Fieldwork is all but certain to play a part in your career as a natural scientist. Even if you plan on exclusively analyzing data, working in a lab, or teaching, your education will likely include a field component somewhere along the line. Working in the field can create challenging situations for Aspies that aren’t an issue in other types of work. Whether you are taking a course at a field station, occasionally collecting samples for your research, or working a full-time field job, you should be aware of and prepared to meet these challenges.
Perhaps the most obvious issue with fieldwork is socialization. Not only will the number of people with whom you can regularly interact decrease, but you will probably be spending long periods of time in their company. For some work you will have to spend weeks at a time working with only one person. As an Aspie this can be a terrifying prospect. What if interacting with this person drains you too much to work? How do you cope if you don’t get along with this person? How do you move from seeing a person on and off during the workday to spending the full day working exclusively with them? Socially exhausting situations like this are unfortunate, but they may be unavoidable depending on your line of work.
My first full-time field job is a good example of this struggle. After graduating from college I spent a summer working as an electrofishing technician for a state agency. My unit would send out 2-5 person teams on 4-day data collection trips every week, weather allowing. This is what the job demanded. My first time working with a new person was always socially intimidating, especially if it would only be the two of us that week. Working ten plus hour days together, eating dinner together, then doing that three more times can get exhausting even for neurotypicals, so you can understand how an Aspie might be extremely stressed.
Your first line of defense concerning fieldwork is deciding whether a position is right for you. The last thing I want to do is discourage Aspies from pursuing fieldwork, but you should know that the nature of the job often requires situations like the one I’ve just described. It is important that you read up on a job before applying. You need to have a good understanding of what that position will expect of you, and what you need in order work well. Don’t despair if this limits you, though, because there are plenty of jobs that can give you field experience without the socially intimidating conditions. You just need to sort out which ones are which.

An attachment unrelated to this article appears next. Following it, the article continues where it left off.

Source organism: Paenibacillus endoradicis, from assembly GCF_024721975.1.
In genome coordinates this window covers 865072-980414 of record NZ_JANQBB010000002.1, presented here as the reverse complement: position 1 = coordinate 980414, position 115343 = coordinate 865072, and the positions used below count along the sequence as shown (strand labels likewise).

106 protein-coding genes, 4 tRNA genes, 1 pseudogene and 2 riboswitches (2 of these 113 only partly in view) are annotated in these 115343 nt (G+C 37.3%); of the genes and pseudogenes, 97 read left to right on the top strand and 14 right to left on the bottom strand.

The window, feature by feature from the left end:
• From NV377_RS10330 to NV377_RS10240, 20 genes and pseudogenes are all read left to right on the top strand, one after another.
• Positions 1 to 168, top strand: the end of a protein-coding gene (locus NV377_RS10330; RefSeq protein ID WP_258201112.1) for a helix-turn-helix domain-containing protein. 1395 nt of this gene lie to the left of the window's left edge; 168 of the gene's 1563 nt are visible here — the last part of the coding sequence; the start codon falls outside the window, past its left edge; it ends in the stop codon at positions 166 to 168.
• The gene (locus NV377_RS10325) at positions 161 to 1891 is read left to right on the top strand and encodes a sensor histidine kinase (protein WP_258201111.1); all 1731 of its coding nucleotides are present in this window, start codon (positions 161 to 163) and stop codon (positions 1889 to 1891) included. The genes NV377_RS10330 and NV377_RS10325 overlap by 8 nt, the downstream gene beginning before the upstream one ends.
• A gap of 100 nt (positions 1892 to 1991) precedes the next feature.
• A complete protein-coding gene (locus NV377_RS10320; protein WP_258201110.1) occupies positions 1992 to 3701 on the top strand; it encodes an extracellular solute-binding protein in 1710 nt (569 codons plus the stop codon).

When in the field, try to identify and retreat to “your space” whenever you can and feel you need to. This can be your hotel room or cabin if you have one, a walk away from the campsite, etc. It won’t always be possible to do this, but there will be opportunities for you to step away from your partner/group. You can explain that, when appropriate, you need a little alone time. This is not an unreasonable request, and your teammates will understand. Even if the whole group eats dinner together, you are not required to eat with them. Neurotypicals may consider you rude for disappearing without explanation, but most will understand so long as you make it clear that you need time to unwind, and that it isn’t personal.
Another helpful strategy is to familiarize yourself with the expedition details beforehand. If you are preparing for a marine research cruise, there may be an opportunity to do a walkthrough of the ship before departure day. This will allow you to start acclimating to the environment gradually, potentially striking that from your list of stressors. If you will be spending some time at a field station, you are likely to find online photos, videos, and maps of the station that can similarly help. For short-term expeditions, I recommend you participate in the planning process as much as possible. Provided you are not in charge of the trip, hearing those who are discuss equipment and methods that will be used, as well as the team’s goals and priorities will give you a better sense of what to expect. This will also give you a chance to ask questions.
Finally, know that it is ok to discuss your needs and apprehensions with your partner or teammates. If you feel comfortable having an open conversation, your team’s understanding can go a long way toward alleviating your social stresses. In my experience, scientists are generally aware of Asperger’s Syndrome and tend to be supportive of their colleagues on the spectrum. However, you should not feel pressured to share your diagnosis and personal struggles with anyone. Only do this once you trust your teammates and are comfortable enough to be open with them.
I hope these strategies for coping with the challenges of conducting fieldwork as an Aspie are as helpful to you as they have been to me. This post will be updated as I continue my career, encounter new challenges, and develop new ways to meet them. If you have your own related challenges or advice that you would like to share, feel free to reach out. I am always happy to learn from the experiences of others.
I would like to clarify that the above personal anecdote is in no way a criticism of or complaint about any of my coworkers or the agency in general. The people I met in this job were all wonderful, fascinating people, and I did enjoy my time there. I simply want to characterize the fears and frustrations I experienced as an Aspie in this situation that my neurotypical coworkers likely did not.